Centralising wastewater treatment can restrict options for effluent reuse due to the challenges of re-directing large volumes of reclaimed water back into a serviced area. Decentralization fosters local reuse of reclaimed effluent. Increasingly, communities are committing to improve their water balance by reusing wastewater effluent for urban, agricultural, industrial, recreational and environmental uses including replenishment of aquifers.
This project reviewed different residential and industrial wastewater treatment systems, identifying potential uses for the resulting effluent as well as the volume that can be processed. A selection criteria matrix was developed addressing potential usage of the output effluent, the volume handled, space requirements, maintainability, and energy demands.
It is useful to consider technologies within the categories of Now, New and Next: ‘Now’ systems are currently available; ‘New’ systems are at pilot stage; and ‘Next’ systems are in the research phase or at laboratory scale.
‘Now’ technologies for recovery of wastewater include
- green filters
- biological filters
- catalytic wet air oxidation
- electrocoagulation and photolysis.
‘New’ strategies include
- membrane filtration systems
- psychrophilic anaerobic digestion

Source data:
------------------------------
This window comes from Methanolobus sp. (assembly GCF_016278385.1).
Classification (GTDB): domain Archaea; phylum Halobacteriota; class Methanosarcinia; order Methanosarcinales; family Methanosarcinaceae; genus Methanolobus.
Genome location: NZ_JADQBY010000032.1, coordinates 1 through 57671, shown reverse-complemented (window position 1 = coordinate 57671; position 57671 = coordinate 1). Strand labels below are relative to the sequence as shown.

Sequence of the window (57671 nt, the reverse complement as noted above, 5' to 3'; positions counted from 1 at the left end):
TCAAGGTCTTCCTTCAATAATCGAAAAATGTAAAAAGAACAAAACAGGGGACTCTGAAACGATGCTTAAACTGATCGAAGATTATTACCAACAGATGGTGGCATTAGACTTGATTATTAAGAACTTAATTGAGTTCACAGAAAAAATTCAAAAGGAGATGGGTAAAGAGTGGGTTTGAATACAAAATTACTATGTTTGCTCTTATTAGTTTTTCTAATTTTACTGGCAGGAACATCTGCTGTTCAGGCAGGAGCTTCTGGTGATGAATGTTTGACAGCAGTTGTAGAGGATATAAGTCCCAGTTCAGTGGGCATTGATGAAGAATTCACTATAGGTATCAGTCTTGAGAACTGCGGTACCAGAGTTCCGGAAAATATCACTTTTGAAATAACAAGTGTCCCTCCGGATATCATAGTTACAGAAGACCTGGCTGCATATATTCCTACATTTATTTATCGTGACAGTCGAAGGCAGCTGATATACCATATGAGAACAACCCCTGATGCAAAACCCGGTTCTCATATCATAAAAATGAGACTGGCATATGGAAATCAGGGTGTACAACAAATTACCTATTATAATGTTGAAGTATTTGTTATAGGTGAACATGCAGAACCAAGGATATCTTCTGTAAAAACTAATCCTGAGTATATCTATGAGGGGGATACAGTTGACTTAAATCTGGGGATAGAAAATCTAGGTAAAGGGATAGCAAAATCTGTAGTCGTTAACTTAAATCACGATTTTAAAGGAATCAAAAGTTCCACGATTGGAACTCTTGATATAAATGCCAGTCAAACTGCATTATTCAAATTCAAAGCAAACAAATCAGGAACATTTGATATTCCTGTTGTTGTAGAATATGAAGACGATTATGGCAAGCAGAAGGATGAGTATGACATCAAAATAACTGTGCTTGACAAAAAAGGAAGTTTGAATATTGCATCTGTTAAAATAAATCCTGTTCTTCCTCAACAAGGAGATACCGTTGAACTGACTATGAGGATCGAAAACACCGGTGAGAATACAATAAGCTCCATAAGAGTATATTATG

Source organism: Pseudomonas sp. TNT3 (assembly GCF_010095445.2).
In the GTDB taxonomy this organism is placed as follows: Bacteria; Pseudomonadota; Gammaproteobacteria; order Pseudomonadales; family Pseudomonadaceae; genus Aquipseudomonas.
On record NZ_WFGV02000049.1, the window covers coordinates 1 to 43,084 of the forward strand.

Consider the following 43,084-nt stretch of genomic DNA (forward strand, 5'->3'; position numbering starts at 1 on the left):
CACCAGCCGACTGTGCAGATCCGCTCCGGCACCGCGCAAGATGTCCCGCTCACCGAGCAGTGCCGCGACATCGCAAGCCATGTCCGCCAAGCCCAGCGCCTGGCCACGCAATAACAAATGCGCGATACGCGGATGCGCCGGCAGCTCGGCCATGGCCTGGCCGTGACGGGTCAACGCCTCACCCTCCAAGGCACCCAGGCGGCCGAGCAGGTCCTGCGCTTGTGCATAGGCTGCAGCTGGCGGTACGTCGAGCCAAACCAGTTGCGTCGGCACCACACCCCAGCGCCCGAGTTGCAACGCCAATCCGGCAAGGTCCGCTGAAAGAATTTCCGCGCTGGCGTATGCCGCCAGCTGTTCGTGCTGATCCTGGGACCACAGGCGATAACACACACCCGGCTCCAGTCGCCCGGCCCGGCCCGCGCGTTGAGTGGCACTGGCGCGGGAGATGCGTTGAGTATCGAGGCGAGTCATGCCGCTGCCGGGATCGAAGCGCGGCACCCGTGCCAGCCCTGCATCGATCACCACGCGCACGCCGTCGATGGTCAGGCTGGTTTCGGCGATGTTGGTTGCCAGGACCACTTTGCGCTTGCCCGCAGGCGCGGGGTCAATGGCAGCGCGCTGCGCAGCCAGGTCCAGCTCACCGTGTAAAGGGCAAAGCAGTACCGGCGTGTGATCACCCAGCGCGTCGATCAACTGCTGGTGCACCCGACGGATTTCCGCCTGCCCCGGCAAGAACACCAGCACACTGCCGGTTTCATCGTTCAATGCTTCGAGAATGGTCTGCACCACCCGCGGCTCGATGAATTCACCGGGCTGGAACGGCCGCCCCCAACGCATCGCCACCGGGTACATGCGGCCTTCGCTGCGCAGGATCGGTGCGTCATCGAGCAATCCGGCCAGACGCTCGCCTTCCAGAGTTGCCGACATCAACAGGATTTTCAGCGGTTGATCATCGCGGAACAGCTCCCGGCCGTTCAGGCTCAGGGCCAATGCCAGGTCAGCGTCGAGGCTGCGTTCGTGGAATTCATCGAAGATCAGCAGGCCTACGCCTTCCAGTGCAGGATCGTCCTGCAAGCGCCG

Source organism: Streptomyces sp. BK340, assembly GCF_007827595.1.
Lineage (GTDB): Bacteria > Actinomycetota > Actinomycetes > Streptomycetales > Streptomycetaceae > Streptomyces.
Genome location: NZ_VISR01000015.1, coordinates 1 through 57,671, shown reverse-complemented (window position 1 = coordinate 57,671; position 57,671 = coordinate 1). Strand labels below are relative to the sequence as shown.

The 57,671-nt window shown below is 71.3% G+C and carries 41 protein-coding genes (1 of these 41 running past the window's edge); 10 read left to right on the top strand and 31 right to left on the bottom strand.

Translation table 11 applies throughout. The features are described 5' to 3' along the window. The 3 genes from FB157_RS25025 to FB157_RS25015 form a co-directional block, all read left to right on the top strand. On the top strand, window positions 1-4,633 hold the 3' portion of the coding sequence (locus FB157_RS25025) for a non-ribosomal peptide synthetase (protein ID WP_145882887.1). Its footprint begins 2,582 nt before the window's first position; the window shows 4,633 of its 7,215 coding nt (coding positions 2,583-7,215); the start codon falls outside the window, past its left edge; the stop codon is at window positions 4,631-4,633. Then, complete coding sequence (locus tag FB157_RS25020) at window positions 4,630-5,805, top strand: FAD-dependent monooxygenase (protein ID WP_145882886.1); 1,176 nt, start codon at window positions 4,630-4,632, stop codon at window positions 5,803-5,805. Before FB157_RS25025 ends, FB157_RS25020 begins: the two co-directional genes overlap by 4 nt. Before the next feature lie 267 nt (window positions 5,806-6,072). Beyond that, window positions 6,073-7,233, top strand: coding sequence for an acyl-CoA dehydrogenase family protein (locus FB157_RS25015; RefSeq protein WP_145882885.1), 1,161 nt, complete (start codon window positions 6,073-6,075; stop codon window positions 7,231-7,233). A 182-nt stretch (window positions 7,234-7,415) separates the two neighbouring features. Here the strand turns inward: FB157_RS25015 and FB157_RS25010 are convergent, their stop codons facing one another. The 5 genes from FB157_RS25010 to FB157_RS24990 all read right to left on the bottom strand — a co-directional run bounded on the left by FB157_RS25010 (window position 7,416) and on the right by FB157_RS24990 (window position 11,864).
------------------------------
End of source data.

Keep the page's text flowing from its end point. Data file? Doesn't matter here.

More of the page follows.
- aerobic granular biomass.
Looking further ahead, ‘Next’ strategies include
- hydrodynamic separation
- algae ecosystems.
Agricultural uses of recovered wastewater include irrigation of crops and pasture land.
Environmental applications include recharge of aquifers, irrigation of wooded and green areas, and maintenance of water bodies.
Urban uses encompass, for example, irrigation of gardens and parks, street cleaning, firefighting supplies and industrial washing vehicles.
Industrial applications include water for processing and cleaning, cooling towers and evaporative condensers.
Recreational uses include ponds, water bodies (not used for swimming) and ornamental streams and irrigation of golf courses.
This project developed new guidance for selecting wastewater treatment systems suited to the opportunities and resources available, taking full account of the potential local uses of the quantity and also the quality of the effluent that can be reclaimed.